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Property I
University of Iowa School of Law
Kurtz, Sheldon F.

Fall 2011
Chapter one: Acquisition of Property Rights
1.      Capture
1)      Ownership of wild animal
Rule of law: mere pursuit of wild animal does not establish title to it. Property right on wild animal is only acquired through physical possession. The first one to catch and kill the animal is the owner.
a.       Case: Pierson v. Post, the fox belonged to the actual catcher. (Note 15 p.18)
b.      Released or escaped wild animals define as lost, unless tamed to have the habit of returning to the captor.  Note 14. 
c.       Custom: the whale case, who get the marked lance on the whale possesses.
d.      Trespassing: between PP, that the trespasser cannot get possession; both trespasser, the prior actual possessor.
2)      Ownership of the baseball
Rule of law: even there in an environmental consequences interrupt the capture, the owner is still the first capturer. “Who catches the ball catches the ball.”
·         Case Popov v. Hayashi The court reasoned poorly by splitting the ball.
2.      Find
1)      Policy goal
a.       Encourage and facilitate the return of property to the true owner
b.      Set up an environment to encourage finder not just keep the property but not telling the land owner.  Reward a finer for his honesty if the property remains unclaimed.
2)      The elements in deciding the right of the found property
a.       The presumed intent of the original owner (category of common law)
b.       The identity of the adversarial claimants
c.       The location of the found property   public place- the finder/private land-landowner
3)      The common law rule
a.       The category of found property
·         Lost (finder): the owner unintentionally and involuntarily part with the property and don’t know where it is.
·         Mislaid (owner of locus in quo): the owner intentionally put the property in a certain place but fails to reclaim or forget where it is.
·         Abandon (finder): owner voluntarily relinquish all right, title and interest in the property.
·         Trover (finder): gold, coin, currency conceal by an unknown owner intentionally for a length of time that the owner is probably dead or undiscoverable.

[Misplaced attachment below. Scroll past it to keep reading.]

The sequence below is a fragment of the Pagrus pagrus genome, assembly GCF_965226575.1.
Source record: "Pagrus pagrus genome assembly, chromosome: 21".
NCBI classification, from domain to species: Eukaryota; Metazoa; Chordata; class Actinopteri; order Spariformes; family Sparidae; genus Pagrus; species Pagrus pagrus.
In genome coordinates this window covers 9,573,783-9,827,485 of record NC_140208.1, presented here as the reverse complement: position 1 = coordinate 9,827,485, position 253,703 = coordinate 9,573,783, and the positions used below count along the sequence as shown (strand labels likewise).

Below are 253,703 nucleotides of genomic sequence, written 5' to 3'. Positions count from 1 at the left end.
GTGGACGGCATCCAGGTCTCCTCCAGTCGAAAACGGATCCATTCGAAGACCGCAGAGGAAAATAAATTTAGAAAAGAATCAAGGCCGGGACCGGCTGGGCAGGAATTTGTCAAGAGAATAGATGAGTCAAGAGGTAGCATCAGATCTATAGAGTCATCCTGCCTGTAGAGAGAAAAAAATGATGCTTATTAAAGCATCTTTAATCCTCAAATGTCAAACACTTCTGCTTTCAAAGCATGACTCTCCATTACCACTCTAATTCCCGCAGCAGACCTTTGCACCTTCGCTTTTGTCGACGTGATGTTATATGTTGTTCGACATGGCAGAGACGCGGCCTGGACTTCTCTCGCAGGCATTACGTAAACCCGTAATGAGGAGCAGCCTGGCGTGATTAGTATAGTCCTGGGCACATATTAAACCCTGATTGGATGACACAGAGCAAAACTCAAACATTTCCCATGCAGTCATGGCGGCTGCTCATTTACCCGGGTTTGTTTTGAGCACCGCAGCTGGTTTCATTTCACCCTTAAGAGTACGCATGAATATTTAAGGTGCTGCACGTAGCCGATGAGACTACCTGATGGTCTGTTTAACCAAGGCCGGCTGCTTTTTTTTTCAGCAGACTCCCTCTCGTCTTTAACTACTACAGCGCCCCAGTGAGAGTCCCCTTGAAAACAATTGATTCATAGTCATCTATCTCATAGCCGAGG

b.      Finder v. owner of locus in quo
·         Lost or mislaid. – priority rule in deciding 
–          The original owner place the property in the land for certain purpose like protection
–          The true owner will remember where it is
·         the finder doesn’t have good title to the windfall if he is a trespasser
–           Favorite v, Miller
·         guess cannot against landowner
·         The land owner presumptively own whatever attaches to or under the land.
·         General open to public or not open to public. Lost in the public goes to finder, mislaid goes to L. 
–          e.g. true owner lost wallet in the counter, L is in better position to let the wallet goes back to TO. If lost on the floor, as lost goes to finder.
c.       Finder v. true owner
The true owner retains title to the found property except for abandon property.
d.      Finder v. third person
·         The finder has a good title to the found property against all except (1) the true owner (2) sometimes the owner of locus in quo.  Case : chimney sweeps against the jewel
·         One who wrongfully coms into possession whether by finding, bailment, or by mere tort, has a right to retain that possession as against a mere wrongdoer who is a stranger to the property. 
e.       Finder v. employer:
·         Old case: employee finders must surrender the find to employer if he has a contractual duty to report finds.
·         Employee can possesses according to the circumstances, find in the hotel room / lobby…
4)      The statute
a.       If true owner does not claim property within twelve months, the right to the property vests in the finder.
b.      The statues abrogate the common law rule distinctions the types of found property.  But many courts still refuse to apply lost property statute to property that would not be considered lost under the common law.
Case Benjamin v. Lindner Aviation, Inc, the court decided for the owner upon common law rule instead of statute.